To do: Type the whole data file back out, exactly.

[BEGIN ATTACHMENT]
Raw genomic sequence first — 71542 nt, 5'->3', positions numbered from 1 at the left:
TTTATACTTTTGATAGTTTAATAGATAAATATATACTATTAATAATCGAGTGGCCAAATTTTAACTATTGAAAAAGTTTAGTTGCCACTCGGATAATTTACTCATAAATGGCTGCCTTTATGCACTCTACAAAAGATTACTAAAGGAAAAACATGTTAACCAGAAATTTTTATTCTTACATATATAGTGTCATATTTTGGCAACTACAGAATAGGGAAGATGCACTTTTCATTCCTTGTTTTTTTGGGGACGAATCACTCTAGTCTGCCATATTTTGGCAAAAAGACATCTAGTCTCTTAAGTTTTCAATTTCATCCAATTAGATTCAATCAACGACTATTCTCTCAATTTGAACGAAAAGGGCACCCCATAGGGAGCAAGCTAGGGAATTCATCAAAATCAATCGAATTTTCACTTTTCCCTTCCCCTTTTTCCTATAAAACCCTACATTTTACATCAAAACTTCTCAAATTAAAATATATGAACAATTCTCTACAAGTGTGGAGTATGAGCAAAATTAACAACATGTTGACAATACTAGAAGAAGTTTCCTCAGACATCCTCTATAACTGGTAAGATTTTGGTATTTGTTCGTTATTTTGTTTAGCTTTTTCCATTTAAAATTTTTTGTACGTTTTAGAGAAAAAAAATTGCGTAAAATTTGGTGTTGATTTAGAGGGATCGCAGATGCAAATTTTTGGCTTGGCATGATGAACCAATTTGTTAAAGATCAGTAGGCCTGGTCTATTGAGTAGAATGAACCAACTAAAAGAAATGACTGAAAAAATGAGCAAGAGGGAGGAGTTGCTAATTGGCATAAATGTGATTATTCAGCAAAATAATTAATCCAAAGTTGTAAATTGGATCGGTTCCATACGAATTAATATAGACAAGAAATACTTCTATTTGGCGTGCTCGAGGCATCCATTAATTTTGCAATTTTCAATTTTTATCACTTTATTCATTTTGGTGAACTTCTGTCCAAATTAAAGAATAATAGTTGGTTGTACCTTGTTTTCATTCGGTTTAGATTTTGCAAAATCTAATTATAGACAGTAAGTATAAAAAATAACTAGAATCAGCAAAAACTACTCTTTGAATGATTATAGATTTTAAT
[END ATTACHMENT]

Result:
Raw genomic sequence first — 71542 nt, 5'->3', positions numbered from 1 at the left:
TTTATACTTTTGATAGTTTAATAGATAAATATATACTATTAATAATCGAGTGGCCAAATTTTAACTATTGAAAAAGTTTAGTTGCCACTCGGATAATTTACTCATAAATGGCTGCCTTTATGCACTCTACAAAAGATTACTAAAGGAAAAACATGTTAACCAGAAATTTTTATTCTTACATATATAGTGTCATATTTTGGCAACTACAGAATAGGGAAGATGCACTTTTCATTCCTTGTTTTTTTGGGGACGAATCACTCTAGTCTGCCATATTTTGGCAAAAAGACATCTAGTCTCTTAAGTTTTCAATTTCATCCAATTAGATTCAATCAACGACTATTCTCTCAATTTGAACGAAAAGGGCACCCCATAGGGAGCAAGCTAGGGAATTCATCAAAATCAATCGAATTTTCACTTTTCCCTTCCCCTTTTTCCTATAAAACCCTACATTTTACATCAAAACTTCTCAAATTAAAATATATGAACAATTCTCTACAAGTGTGGAGTATGAGCAAAATTAACAACATGTTGACAATACTAGAAGAAGTTTCCTCAGACATCCTCTATAACTGGTAAGATTTTGGTATTTGTTCGTTATTTTGTTTAGCTTTTTCCATTTAAAATTTTTTGTACGTTTTAGAGAAAAAAAATTGCGTAAAATTTGGTGTTGATTTAGAGGGATCGCAGATGCAAATTTTTGGCTTGGCATGATGAACCAATTTGTTAAAGATCAGTAGGCCTGGTCTATTGAGTAGAATGAACCAACTAAAAGAAATGACTGAAAAAATGAGCAAGAGGGAGGAGTTGCTAATTGGCATAAATGTGATTATTCAGCAAAATAATTAATCCAAAGTTGTAAATTGGATCGGTTCCATACGAATTAATATAGACAAGAAATACTTCTATTTGGCGTGCTCGAGGCATCCATTAATTTTGCAATTTTCAATTTTTATCACTTTATTCATTTTGGTGAACTTCTGTCCAAATTAAAGAATAATAGTTGGTTGTACCTTGTTTTCATTCGGTTTAGATTTTGCAAAATCTAATTATAGACAGTAAGTATAAAAAATAACTAGAATCAGCAAAAACTACTCTTTGAATGATTATAGATTTTAAT